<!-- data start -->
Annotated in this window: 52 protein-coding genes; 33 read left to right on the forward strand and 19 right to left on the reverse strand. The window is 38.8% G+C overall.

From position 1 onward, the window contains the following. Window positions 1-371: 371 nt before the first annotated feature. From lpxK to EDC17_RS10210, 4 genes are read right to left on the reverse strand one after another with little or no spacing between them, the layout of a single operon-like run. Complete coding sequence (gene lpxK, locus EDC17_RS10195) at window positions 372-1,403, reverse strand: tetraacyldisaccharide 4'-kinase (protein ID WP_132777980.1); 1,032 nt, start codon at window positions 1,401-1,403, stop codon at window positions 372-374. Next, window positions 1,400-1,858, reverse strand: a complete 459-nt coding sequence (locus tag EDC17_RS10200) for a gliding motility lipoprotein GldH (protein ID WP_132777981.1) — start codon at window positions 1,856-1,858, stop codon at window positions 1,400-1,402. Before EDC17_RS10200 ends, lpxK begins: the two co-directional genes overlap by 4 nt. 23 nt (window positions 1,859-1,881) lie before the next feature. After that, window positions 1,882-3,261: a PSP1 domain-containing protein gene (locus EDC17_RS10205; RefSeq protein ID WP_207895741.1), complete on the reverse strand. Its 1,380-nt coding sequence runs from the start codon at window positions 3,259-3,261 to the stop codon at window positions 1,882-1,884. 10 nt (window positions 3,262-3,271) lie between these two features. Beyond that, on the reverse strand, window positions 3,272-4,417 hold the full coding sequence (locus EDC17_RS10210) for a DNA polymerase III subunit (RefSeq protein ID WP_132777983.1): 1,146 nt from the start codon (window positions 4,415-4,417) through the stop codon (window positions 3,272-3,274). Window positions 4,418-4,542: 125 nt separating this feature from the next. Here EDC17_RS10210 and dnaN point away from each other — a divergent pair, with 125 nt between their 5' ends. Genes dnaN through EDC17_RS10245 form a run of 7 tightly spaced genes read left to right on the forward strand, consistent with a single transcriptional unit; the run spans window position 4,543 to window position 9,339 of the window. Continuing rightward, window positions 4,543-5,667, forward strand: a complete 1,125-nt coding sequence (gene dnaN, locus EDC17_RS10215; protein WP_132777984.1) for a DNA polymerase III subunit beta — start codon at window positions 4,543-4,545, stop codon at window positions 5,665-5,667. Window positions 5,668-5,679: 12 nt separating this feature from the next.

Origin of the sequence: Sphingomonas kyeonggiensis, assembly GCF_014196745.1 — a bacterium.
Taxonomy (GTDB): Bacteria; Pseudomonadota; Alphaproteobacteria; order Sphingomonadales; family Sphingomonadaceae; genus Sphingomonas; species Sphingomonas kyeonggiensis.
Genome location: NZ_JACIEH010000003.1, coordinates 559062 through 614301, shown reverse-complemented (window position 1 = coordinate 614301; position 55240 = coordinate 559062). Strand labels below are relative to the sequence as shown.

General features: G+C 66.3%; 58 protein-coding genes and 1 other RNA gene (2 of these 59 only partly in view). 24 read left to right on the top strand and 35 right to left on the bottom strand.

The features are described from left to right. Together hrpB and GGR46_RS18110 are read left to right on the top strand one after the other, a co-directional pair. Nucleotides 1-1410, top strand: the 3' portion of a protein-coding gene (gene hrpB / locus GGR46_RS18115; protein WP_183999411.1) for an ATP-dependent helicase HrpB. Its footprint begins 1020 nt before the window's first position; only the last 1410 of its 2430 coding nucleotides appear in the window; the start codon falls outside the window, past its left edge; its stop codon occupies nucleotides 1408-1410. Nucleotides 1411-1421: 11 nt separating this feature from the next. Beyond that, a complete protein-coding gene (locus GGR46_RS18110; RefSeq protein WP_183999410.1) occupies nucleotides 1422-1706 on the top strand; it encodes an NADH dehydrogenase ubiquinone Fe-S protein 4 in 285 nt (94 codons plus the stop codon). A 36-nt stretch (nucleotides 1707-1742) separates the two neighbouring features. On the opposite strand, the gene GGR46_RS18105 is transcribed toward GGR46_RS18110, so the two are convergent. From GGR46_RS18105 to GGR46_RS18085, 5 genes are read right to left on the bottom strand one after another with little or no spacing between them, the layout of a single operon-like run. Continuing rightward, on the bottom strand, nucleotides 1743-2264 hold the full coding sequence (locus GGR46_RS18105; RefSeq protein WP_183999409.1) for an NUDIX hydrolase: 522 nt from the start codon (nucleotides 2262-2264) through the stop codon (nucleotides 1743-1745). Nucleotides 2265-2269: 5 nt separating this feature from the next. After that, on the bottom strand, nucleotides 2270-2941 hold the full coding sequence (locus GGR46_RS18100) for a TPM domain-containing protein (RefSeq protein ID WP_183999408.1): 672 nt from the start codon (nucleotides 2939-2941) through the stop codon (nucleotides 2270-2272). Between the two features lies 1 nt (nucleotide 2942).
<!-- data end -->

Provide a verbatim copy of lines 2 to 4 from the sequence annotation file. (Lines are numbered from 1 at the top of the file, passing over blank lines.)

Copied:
From position 1 onward, the window contains the following. Window positions 1-371: 371 nt before the first annotated feature. From lpxK to EDC17_RS10210, 4 genes are read right to left on the reverse strand one after another with little or no spacing between them, the layout of a single operon-like run. Complete coding sequence (gene lpxK, locus EDC17_RS10195) at window positions 372-1,403, reverse strand: tetraacyldisaccharide 4'-kinase (protein ID WP_132777980.1); 1,032 nt, start codon at window positions 1,401-1,403, stop codon at window positions 372-374. Next, window positions 1,400-1,858, reverse strand: a complete 459-nt coding sequence (locus tag EDC17_RS10200) for a gliding motility lipoprotein GldH (protein ID WP_132777981.1) — start codon at window positions 1,856-1,858, stop codon at window positions 1,400-1,402. Before EDC17_RS10200 ends, lpxK begins: the two co-directional genes overlap by 4 nt. 23 nt (window positions 1,859-1,881) lie before the next feature. After that, window positions 1,882-3,261: a PSP1 domain-containing protein gene (locus EDC17_RS10205; RefSeq protein ID WP_207895741.1), complete on the reverse strand. Its 1,380-nt coding sequence runs from the start codon at window positions 3,259-3,261 to the stop codon at window positions 1,882-1,884. 10 nt (window positions 3,262-3,271) lie between these two features. Beyond that, on the reverse strand, window positions 3,272-4,417 hold the full coding sequence (locus EDC17_RS10210) for a DNA polymerase III subunit (RefSeq protein ID WP_132777983.1): 1,146 nt from the start codon (window positions 4,415-4,417) through the stop codon (window positions 3,272-3,274). Window positions 4,418-4,542: 125 nt separating this feature from the next. Here EDC17_RS10210 and dnaN point away from each other — a divergent pair, with 125 nt between their 5' ends. Genes dnaN through EDC17_RS10245 form a run of 7 tightly spaced genes read left to right on the forward strand, consistent with a single transcriptional unit; the run spans window position 4,543 to window position 9,339 of the window. Continuing rightward, window positions 4,543-5,667, forward strand: a complete 1,125-nt coding sequence (gene dnaN, locus EDC17_RS10215; protein WP_132777984.1) for a DNA polymerase III subunit beta — start codon at window positions 4,543-4,545, stop codon at window positions 5,665-5,667. Window positions 5,668-5,679: 12 nt separating this feature from the next.

Origin of the sequence: Sphingomonas kyeonggiensis, assembly GCF_014196745.1 — a bacterium.
Taxonomy (GTDB): Bacteria; Pseudomonadota; Alphaproteobacteria; order Sphingomonadales; family Sphingomonadaceae; genus Sphingomonas; species Sphingomonas kyeonggiensis.